The next morning after the storm I woke up feeling quite warm and was quite shocked when I looked out of the window. It felt like Winter said goodbye at midnight and the sunrise had brought Spring with it. The temperature had risen at least 10 degrees. The white landscape outside had been erased with the closing of the curtains and a green, sunny, still landscape appeared when the curtains were opened, like the frenetic and dramatic changing of the stage scene behind theatre curtains.
My first reaction was to welcome in the sunshine and its warmth and that made me smile and feel good inside. But I also noticed a lack. I had grown to enjoy the moments of hygge, snuggling up and making myself cosy amidst the storm and winter cold, but now there was no need. I also became aware of the contrast between outside and inside. During the very cold snap I had spent a lot of time indoors, creating cosy spaces to rest as being outside was uncomfortable. Yet now the outside welcomed and lured me towards it, the inside now seemingly less appealing. This was quite interesting to observe.
The insight appeared in a flash as I became aware of how I am drawn to comfort. I reached for my favourite mug of tea as I became aware of a need for consolation as I absorbed this major change, not only in how everything looked, but how it felt too. Already I was missing the cosiness and candles and warm fire which seemed to have been snatched away in a heartbeat.
For the first time in months I took my cup of tea outside, and welcomed the first real warmth of sunshine of the year. As I sat embracing it and feeling nurtured by its warmth as I absorbed it into my being, I became aware of a new stillness in the air and the sea. The sea had been raging for months and now it sparkled with sunlight with hardly a wave.
The behaviour of the birds had profoundly changed too. One day they were scrabbling about trying to get the last seed or piece of bread from the frozen ground, or they were totally absent in the strong wind. Now they were chirping away, and I detected the first hint of a dawn chorus in months. This was yet another joy filling my being.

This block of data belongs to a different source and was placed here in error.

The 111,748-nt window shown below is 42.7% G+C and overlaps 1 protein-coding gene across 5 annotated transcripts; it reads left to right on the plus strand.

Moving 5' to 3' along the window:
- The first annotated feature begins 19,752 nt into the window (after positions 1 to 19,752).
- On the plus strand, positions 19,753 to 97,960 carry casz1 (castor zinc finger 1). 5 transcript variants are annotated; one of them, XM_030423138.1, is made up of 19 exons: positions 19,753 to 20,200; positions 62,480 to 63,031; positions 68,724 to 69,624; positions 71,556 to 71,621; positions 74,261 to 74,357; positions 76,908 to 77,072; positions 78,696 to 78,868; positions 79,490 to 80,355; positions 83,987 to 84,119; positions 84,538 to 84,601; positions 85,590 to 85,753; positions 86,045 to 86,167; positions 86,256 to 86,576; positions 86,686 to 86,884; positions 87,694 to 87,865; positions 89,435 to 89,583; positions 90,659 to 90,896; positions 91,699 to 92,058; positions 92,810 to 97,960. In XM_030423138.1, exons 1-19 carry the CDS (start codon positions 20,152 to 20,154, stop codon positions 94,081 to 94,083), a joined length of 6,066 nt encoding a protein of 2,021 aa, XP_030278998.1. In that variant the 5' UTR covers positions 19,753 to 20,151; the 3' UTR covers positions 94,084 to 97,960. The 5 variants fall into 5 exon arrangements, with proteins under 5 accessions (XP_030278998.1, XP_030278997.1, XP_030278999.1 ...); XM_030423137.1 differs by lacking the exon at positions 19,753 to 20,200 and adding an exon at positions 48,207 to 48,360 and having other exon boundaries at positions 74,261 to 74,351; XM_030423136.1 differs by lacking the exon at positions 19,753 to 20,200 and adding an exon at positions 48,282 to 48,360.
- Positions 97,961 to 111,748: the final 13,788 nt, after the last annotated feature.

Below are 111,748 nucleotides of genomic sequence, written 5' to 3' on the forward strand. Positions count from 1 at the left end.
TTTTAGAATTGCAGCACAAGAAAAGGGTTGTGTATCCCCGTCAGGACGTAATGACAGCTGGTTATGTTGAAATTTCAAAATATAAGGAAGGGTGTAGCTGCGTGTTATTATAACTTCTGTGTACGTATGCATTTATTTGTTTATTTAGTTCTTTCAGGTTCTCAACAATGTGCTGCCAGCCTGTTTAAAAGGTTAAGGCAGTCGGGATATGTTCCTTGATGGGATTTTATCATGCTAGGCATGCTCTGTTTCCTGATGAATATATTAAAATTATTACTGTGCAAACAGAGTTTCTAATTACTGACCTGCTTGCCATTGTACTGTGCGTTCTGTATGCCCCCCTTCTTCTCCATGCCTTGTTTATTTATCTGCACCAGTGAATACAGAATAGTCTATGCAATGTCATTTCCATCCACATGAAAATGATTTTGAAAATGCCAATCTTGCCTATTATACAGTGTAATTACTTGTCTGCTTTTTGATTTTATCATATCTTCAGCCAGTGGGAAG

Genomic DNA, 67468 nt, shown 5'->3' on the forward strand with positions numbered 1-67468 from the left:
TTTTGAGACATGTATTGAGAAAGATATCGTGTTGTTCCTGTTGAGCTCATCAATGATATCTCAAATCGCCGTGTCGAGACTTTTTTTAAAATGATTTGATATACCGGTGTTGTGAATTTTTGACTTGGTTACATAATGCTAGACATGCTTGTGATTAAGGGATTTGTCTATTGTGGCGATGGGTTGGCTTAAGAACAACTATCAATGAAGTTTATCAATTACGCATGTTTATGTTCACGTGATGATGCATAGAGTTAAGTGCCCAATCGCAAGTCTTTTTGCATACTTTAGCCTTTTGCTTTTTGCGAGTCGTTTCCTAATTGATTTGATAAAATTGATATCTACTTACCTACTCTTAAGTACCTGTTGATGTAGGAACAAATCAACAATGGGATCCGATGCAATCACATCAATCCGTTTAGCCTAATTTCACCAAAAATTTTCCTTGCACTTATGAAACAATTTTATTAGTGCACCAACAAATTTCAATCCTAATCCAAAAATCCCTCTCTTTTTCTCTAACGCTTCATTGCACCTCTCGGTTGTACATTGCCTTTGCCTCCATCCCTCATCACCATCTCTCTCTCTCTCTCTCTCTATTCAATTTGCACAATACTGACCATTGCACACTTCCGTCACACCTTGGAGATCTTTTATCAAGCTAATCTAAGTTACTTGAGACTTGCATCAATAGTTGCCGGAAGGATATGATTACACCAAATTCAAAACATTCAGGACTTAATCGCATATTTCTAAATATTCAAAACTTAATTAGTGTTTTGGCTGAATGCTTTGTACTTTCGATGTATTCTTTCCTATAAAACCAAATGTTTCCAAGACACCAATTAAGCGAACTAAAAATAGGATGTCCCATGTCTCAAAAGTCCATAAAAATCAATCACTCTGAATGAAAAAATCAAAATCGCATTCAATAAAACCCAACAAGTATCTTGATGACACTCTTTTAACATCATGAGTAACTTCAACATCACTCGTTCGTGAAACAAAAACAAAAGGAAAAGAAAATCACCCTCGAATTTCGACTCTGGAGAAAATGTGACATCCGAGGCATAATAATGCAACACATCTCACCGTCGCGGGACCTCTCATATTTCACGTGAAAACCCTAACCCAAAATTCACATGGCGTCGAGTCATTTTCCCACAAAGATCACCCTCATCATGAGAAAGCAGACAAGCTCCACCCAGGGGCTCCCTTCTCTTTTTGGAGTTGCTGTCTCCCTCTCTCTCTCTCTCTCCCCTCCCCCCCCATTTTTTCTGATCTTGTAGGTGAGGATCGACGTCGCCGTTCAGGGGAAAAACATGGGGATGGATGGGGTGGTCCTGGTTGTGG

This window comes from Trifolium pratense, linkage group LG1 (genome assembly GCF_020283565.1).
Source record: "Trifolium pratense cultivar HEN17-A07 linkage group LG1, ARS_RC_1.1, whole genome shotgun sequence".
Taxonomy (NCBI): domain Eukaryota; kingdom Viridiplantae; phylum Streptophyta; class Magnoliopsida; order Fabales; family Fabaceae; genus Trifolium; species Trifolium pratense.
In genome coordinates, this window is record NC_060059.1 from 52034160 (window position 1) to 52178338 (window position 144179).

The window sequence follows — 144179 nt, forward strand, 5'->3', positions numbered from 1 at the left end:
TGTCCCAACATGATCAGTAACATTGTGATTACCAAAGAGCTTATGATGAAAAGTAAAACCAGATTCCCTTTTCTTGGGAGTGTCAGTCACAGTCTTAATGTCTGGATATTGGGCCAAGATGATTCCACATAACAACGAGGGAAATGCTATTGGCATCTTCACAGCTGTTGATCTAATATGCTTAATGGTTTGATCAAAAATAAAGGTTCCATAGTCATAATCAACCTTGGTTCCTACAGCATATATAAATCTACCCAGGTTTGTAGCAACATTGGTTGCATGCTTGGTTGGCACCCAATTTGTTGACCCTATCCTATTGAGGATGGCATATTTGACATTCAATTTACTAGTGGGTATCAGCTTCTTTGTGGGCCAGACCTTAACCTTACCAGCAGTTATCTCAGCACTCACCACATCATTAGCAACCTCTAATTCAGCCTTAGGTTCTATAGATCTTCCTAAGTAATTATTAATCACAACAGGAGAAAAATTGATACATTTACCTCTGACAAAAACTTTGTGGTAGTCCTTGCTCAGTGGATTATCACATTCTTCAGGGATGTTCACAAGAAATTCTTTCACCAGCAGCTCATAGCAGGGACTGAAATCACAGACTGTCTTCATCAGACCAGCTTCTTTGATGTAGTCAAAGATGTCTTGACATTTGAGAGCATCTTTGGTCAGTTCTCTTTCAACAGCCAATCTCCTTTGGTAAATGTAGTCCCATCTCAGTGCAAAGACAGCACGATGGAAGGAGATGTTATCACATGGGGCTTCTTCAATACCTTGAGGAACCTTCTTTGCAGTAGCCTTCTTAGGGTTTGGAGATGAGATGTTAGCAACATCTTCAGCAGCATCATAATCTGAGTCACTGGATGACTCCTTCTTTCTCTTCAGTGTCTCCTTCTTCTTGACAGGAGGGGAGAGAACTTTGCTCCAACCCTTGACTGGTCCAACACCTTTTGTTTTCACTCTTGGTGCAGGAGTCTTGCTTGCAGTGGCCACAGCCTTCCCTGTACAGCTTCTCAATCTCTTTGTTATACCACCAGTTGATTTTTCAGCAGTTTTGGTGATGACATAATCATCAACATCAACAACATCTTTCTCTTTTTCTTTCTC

I could feel a shift beneath my feet and in the air as yet another contrast became apparent with its whole range of different joys and comforts for my practice. I became aware of these new opportunities and moments of hygge as they offered themselves to keep me going through these difficult times of missing family, friends and connection with other people.
I invite you to sit for a while and reflect on any moments of comfort you have created throughout the winter and how they made you feel. What comes into your mindful awareness as you open to the changes in nature as we can feel the seasons shift. How does that feel? Are there new moments of comfort you can bring into your practice?
I would love to hear your comments so please do write to me personally at email@example.com.
Enjoy the joyful moments as we notice the signs of Spring.
Jacky has contributed a chapter to the Mindful Heroes Book entitled “Turning Empathic Distress into Compassion – A Hero’s Journey for Family Carers”. You can hear an extract from the chapter where she talks about the results of her MSc Studies in Mindfulness on Compassion & Family Carers. You can download a free sample of Jacky’s chapter here.